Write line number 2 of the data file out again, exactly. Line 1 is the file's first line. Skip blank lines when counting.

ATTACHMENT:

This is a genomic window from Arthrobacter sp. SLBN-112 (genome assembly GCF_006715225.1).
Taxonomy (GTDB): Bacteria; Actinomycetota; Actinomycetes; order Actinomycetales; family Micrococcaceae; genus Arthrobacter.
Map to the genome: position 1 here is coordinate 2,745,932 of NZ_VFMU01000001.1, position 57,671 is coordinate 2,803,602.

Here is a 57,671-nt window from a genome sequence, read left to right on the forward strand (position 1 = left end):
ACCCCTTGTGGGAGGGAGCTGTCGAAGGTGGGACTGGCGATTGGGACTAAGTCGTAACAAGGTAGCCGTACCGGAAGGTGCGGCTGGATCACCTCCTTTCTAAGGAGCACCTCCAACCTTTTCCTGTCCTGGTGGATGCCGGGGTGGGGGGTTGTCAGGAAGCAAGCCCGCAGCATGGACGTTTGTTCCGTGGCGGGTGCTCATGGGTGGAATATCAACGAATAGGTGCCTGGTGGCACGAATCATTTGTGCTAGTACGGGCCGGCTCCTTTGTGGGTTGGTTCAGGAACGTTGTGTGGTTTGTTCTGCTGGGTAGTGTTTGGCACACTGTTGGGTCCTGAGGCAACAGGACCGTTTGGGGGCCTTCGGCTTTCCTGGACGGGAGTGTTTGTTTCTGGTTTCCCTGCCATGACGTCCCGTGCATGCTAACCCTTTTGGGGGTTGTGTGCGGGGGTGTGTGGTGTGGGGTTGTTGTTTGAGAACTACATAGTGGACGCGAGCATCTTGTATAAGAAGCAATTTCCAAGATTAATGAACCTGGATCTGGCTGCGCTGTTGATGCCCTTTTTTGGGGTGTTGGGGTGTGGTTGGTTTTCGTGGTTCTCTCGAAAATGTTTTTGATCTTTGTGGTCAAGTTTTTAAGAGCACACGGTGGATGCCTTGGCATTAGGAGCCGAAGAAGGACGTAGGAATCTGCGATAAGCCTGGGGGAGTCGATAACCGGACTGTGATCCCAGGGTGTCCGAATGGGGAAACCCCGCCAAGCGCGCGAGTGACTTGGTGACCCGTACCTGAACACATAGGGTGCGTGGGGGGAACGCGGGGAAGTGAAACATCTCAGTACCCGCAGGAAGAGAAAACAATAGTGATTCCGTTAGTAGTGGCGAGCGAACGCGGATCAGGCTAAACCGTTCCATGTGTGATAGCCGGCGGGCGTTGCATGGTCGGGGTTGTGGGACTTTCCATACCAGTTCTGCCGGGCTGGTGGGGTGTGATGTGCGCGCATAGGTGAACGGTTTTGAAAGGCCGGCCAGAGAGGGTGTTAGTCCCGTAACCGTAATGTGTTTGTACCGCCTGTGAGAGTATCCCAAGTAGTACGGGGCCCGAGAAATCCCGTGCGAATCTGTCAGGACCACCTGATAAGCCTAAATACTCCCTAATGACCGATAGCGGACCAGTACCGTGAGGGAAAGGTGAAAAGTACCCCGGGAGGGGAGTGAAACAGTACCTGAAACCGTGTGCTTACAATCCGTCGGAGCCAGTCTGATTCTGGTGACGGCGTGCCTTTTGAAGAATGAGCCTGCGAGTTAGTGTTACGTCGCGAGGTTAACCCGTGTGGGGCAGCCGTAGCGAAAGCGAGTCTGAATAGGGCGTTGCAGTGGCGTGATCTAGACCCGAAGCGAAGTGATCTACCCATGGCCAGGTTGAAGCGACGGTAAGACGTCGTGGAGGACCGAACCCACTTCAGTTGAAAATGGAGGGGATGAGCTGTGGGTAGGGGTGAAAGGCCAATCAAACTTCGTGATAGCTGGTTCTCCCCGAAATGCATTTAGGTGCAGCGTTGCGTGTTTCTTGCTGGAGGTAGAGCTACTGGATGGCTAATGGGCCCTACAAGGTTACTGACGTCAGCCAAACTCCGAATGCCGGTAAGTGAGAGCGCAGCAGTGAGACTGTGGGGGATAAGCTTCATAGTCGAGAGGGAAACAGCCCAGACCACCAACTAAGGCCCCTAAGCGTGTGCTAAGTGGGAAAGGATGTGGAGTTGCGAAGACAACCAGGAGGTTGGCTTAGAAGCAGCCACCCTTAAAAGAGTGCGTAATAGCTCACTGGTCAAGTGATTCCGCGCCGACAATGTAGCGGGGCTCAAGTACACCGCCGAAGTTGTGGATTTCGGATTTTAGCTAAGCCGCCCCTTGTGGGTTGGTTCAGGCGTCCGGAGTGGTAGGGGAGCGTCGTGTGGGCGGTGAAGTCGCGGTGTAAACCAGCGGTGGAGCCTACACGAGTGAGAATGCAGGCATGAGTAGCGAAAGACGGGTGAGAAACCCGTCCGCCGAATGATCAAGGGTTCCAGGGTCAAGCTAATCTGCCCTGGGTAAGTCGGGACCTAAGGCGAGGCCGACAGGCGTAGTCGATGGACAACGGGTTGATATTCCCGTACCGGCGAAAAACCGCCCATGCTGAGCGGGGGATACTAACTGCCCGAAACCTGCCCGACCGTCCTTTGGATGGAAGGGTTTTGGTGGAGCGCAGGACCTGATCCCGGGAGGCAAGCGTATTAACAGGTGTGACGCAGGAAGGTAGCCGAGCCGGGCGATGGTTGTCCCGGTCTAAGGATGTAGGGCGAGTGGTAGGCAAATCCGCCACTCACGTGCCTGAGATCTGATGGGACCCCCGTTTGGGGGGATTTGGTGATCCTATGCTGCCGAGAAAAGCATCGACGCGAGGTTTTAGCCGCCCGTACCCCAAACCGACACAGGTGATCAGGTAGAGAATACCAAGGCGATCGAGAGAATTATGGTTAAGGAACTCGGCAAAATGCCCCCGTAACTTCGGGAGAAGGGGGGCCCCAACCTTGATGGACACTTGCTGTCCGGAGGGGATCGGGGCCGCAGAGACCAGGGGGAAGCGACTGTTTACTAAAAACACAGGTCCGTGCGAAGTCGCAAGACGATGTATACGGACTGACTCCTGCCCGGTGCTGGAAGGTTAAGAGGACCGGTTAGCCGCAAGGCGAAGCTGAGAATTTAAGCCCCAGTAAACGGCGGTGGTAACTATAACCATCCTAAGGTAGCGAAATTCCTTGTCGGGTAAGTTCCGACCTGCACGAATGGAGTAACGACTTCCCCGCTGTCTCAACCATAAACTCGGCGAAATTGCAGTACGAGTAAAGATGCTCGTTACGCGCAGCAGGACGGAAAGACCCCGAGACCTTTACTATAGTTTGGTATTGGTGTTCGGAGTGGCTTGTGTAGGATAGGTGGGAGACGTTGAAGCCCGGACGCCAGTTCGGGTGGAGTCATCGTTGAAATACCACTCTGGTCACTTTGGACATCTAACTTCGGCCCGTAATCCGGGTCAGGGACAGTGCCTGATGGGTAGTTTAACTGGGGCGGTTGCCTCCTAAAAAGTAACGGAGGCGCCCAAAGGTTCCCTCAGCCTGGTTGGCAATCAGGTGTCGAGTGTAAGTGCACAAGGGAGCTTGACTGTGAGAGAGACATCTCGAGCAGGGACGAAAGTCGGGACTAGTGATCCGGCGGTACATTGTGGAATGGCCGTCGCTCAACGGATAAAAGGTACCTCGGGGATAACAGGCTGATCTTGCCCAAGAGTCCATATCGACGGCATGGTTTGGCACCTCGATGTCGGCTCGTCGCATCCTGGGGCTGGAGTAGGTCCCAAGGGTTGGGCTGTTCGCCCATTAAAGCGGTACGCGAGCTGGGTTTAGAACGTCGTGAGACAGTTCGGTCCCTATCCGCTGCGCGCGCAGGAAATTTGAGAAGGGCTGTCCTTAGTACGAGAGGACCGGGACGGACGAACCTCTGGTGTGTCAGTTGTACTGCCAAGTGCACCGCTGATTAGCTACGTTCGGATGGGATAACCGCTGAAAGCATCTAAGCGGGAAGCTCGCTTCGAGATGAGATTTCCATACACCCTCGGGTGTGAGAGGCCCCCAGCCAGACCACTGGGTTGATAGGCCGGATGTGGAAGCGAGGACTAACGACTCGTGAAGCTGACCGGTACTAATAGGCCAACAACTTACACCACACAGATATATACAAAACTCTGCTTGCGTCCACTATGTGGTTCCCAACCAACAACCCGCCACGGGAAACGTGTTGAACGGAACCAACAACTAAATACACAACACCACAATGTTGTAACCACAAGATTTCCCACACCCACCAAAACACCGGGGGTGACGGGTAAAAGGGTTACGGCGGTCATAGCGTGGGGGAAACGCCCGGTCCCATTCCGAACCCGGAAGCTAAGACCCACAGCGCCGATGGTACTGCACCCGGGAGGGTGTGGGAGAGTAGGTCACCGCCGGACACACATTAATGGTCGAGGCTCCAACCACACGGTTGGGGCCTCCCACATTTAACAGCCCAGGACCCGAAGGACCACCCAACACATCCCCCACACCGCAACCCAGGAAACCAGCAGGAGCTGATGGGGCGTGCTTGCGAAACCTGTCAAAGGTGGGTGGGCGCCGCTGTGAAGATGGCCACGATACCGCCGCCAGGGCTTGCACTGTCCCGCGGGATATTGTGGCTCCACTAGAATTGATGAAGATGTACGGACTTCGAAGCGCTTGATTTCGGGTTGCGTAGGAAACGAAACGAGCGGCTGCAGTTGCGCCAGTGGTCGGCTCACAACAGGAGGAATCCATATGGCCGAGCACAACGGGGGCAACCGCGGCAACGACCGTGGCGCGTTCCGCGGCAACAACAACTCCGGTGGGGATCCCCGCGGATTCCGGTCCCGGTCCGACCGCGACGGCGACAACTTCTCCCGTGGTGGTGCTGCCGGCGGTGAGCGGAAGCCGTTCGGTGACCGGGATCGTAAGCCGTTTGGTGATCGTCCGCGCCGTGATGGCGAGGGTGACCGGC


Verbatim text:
Taxonomy (GTDB): Bacteria; Actinomycetota; Actinomycetes; order Actinomycetales; family Micrococcaceae; genus Arthrobacter.